The winter months are some of the busiest travel times of the year, but they're also the most likely time for an airplane to be delayed. The culprit? Icy runways. Wouldn't it be nice and efficient if we could take some of the excess summer heat, save it, and use it to thaw out airports in the winter? Some of the busiest airports in the world are considering doing just that.
Heathrow, the third-busiest airport in the entire world, is considering using summer heat to thaw winter ice, using a technique called inter-seasonal heat transfer. Around since the 1970s, only recently has the technology advanced to the point where it's feasible. It works like this: excess heat from hot pavement is transferred through fluid-filled pipes to storage tanks far underground. There, the ground does the heavy insulation, and when hot fluid is needed again, it can be easily recalled with a heat pump.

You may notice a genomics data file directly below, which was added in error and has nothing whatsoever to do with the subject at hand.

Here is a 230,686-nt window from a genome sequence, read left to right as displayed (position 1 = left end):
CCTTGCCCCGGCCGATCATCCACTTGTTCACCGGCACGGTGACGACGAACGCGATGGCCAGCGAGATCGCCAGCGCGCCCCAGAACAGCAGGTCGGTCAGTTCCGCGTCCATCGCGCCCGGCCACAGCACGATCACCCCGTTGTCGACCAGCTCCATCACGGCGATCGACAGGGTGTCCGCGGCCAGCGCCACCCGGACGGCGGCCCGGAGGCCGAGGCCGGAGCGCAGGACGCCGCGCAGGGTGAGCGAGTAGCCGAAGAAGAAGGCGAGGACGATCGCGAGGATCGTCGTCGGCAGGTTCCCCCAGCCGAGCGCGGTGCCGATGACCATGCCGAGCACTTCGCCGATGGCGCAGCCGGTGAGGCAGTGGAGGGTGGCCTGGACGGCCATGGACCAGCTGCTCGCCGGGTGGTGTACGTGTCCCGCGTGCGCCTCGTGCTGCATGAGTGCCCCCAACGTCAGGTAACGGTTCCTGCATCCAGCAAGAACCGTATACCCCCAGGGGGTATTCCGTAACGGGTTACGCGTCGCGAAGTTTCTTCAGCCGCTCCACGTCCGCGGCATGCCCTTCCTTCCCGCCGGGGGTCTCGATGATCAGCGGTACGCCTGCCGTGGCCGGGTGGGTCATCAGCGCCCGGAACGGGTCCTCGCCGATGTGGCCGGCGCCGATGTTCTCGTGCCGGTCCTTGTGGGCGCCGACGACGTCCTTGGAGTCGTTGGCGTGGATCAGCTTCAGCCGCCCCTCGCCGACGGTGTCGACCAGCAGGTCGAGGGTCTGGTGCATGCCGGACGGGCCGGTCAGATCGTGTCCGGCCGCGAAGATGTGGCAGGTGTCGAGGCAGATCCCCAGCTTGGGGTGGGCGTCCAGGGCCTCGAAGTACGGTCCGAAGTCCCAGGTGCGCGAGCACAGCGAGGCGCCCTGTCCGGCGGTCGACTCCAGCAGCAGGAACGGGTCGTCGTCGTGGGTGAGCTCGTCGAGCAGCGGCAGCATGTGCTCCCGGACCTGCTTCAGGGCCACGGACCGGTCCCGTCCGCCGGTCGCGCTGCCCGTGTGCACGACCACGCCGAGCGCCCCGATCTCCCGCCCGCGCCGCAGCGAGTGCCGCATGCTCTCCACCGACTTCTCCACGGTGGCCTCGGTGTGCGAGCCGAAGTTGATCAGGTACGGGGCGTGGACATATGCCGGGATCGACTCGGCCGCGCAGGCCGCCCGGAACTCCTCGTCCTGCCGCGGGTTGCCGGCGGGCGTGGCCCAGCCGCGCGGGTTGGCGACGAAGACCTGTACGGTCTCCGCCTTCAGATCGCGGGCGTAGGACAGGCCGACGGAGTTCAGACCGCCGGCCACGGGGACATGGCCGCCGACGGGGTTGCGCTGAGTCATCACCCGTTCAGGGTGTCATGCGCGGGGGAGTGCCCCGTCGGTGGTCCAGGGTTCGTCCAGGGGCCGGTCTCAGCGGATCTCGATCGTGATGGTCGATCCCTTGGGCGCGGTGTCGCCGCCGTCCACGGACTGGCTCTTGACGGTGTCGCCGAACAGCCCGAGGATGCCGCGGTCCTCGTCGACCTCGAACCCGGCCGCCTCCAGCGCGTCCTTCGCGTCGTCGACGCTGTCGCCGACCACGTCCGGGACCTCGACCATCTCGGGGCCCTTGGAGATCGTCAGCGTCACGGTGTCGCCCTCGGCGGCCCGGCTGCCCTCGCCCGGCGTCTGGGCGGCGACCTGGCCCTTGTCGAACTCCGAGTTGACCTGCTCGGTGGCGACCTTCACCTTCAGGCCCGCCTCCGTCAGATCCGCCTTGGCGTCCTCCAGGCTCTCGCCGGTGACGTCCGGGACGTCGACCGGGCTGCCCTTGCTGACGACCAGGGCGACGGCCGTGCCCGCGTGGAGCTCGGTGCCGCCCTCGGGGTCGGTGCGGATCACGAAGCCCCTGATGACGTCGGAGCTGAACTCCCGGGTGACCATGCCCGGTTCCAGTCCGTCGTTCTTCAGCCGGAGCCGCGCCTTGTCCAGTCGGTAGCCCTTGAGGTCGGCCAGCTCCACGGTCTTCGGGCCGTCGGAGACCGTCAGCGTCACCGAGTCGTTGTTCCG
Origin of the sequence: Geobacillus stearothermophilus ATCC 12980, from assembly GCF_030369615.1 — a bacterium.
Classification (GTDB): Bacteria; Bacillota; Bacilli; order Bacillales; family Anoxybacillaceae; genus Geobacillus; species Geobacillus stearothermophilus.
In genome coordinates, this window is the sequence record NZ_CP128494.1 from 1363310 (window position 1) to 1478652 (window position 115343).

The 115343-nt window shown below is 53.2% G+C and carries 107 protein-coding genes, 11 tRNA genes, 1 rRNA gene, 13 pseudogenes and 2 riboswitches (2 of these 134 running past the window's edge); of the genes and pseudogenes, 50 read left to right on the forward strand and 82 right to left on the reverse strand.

But not everyone is convinced; the FAA doesn't think it will be cost effective and there are plenty of people who don't see a need for another solution when salt and snowplows de-ice pavement every year. Regardless, it's simply efficient to optimally redistribute unused heat from one season to another, even if some plow kings aren't pleased with the plan. Though if they could ever save raw sunshine from the summer, then you wouldn't even need to fly for a winter getaway. [Fast Company, Telegraph, ICAX]